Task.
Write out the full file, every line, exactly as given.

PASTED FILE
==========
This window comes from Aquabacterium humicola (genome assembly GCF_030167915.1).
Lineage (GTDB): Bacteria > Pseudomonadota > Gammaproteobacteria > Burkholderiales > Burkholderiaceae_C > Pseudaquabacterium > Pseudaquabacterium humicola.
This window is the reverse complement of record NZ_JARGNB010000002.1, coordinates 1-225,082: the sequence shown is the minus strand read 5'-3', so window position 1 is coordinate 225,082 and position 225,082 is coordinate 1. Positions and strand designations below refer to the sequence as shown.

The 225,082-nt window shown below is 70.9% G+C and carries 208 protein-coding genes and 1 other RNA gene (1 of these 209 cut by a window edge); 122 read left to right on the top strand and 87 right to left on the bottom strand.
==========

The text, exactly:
This window comes from Aquabacterium humicola (genome assembly GCF_030167915.1).
Lineage (GTDB): Bacteria > Pseudomonadota > Gammaproteobacteria > Burkholderiales > Burkholderiaceae_C > Pseudaquabacterium > Pseudaquabacterium humicola.
This window is the reverse complement of record NZ_JARGNB010000002.1, coordinates 1-225,082: the sequence shown is the minus strand read 5'-3', so window position 1 is coordinate 225,082 and position 225,082 is coordinate 1. Positions and strand designations below refer to the sequence as shown.

The 225,082-nt window shown below is 70.9% G+C and carries 208 protein-coding genes and 1 other RNA gene (1 of these 209 cut by a window edge); 122 read left to right on the top strand and 87 right to left on the bottom strand.